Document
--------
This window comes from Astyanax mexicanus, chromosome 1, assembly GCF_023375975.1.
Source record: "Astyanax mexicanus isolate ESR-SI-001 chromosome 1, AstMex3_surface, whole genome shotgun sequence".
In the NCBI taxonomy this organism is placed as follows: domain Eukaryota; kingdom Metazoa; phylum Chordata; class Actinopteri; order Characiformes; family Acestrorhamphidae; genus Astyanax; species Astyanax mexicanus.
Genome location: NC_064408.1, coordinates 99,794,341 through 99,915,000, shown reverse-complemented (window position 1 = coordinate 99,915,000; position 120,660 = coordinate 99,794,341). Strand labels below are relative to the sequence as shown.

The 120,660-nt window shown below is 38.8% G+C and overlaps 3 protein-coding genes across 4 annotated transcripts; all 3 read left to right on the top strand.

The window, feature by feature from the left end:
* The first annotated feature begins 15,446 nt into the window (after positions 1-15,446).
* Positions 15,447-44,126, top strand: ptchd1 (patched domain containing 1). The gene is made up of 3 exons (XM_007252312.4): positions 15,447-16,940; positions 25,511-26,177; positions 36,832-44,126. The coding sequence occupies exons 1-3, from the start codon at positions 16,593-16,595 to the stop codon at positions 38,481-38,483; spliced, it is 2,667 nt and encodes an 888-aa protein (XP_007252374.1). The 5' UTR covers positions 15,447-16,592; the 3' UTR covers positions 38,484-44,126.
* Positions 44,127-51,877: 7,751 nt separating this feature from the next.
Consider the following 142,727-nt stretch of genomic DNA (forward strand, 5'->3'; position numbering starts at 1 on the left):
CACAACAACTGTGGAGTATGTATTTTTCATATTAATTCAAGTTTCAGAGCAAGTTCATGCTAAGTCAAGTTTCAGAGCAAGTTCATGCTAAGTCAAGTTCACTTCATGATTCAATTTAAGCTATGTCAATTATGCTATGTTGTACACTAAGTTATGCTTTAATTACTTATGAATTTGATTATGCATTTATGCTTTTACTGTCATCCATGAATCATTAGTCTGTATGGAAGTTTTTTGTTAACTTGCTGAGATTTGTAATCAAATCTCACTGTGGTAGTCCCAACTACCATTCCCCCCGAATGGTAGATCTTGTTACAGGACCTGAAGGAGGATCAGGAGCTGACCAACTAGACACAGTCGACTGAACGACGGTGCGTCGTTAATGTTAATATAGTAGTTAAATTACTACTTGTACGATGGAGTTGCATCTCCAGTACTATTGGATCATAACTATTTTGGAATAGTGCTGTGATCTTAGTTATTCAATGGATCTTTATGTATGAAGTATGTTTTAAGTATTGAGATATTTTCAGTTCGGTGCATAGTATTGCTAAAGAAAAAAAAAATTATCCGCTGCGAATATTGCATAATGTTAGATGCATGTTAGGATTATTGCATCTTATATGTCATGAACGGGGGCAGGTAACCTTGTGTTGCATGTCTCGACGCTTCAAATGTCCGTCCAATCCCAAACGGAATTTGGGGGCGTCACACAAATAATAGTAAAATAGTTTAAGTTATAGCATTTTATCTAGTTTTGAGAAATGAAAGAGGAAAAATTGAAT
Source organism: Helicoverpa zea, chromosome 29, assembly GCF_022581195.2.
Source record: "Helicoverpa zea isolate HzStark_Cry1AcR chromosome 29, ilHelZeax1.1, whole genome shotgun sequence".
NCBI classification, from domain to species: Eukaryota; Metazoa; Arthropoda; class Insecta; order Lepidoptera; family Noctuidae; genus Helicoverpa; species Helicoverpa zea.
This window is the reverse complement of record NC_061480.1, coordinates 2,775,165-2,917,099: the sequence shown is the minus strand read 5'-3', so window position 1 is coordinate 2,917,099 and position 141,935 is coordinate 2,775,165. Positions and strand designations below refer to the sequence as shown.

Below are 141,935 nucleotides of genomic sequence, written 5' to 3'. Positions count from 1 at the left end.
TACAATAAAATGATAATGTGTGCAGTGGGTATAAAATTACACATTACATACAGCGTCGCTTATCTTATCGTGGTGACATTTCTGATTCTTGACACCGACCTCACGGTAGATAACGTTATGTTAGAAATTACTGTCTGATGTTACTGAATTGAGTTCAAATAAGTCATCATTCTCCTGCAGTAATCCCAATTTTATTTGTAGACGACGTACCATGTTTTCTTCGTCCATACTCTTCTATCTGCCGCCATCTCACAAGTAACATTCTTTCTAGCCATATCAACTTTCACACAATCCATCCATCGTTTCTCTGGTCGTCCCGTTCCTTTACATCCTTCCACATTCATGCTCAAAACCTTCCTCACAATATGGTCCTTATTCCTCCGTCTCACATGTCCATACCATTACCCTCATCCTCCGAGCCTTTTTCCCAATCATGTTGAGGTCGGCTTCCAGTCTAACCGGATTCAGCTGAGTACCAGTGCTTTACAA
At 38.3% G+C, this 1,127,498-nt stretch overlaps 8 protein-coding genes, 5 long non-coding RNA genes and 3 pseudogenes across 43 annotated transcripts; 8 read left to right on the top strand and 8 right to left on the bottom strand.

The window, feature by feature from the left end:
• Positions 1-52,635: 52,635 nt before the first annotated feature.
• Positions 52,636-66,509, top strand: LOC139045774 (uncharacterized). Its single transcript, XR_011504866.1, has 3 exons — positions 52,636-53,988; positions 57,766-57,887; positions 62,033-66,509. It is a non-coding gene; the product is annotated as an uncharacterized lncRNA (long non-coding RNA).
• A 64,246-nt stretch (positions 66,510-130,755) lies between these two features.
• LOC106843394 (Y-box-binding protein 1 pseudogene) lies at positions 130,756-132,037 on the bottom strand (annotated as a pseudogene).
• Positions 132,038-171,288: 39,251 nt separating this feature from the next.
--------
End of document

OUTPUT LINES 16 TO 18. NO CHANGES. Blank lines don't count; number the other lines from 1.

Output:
Below are 141,935 nucleotides of genomic sequence, written 5' to 3'. Positions count from 1 at the left end.
TACAATAAAATGATAATGTGTGCAGTGGGTATAAAATTACACATTACATACAGCGTCGCTTATCTTATCGTGGTGACATTTCTGATTCTTGACACCGACCTCACGGTAGATAACGTTATGTTAGAAATTACTGTCTGATGTTACTGAATTGAGTTCAAATAAGTCATCATTCTCCTGCAGTAATCCCAATTTTATTTGTAGACGACGTACCATGTTTTCTTCGTCCATACTCTTCTATCTGCCGCCATCTCACAAGTAACATTCTTTCTAGCCATATCAACTTTCACACAATCCATCCATCGTTTCTCTGGTCGTCCCGTTCCTTTACATCCTTCCACATTCATGCTCAAAACCTTCCTCACAATATGGTCCTTATTCCTCCGTCTCACATGTCCATACCATTACCCTCATCCTCCGAGCCTTTTTCCCAATCATGTTGAGGTCGGCTTCCAGTCTAACCGGATTCAGCTGAGTACCAGTGCTTTACAA
At 38.3% G+C, this 1,127,498-nt stretch overlaps 8 protein-coding genes, 5 long non-coding RNA genes and 3 pseudogenes across 43 annotated transcripts; 8 read left to right on the top strand and 8 right to left on the bottom strand.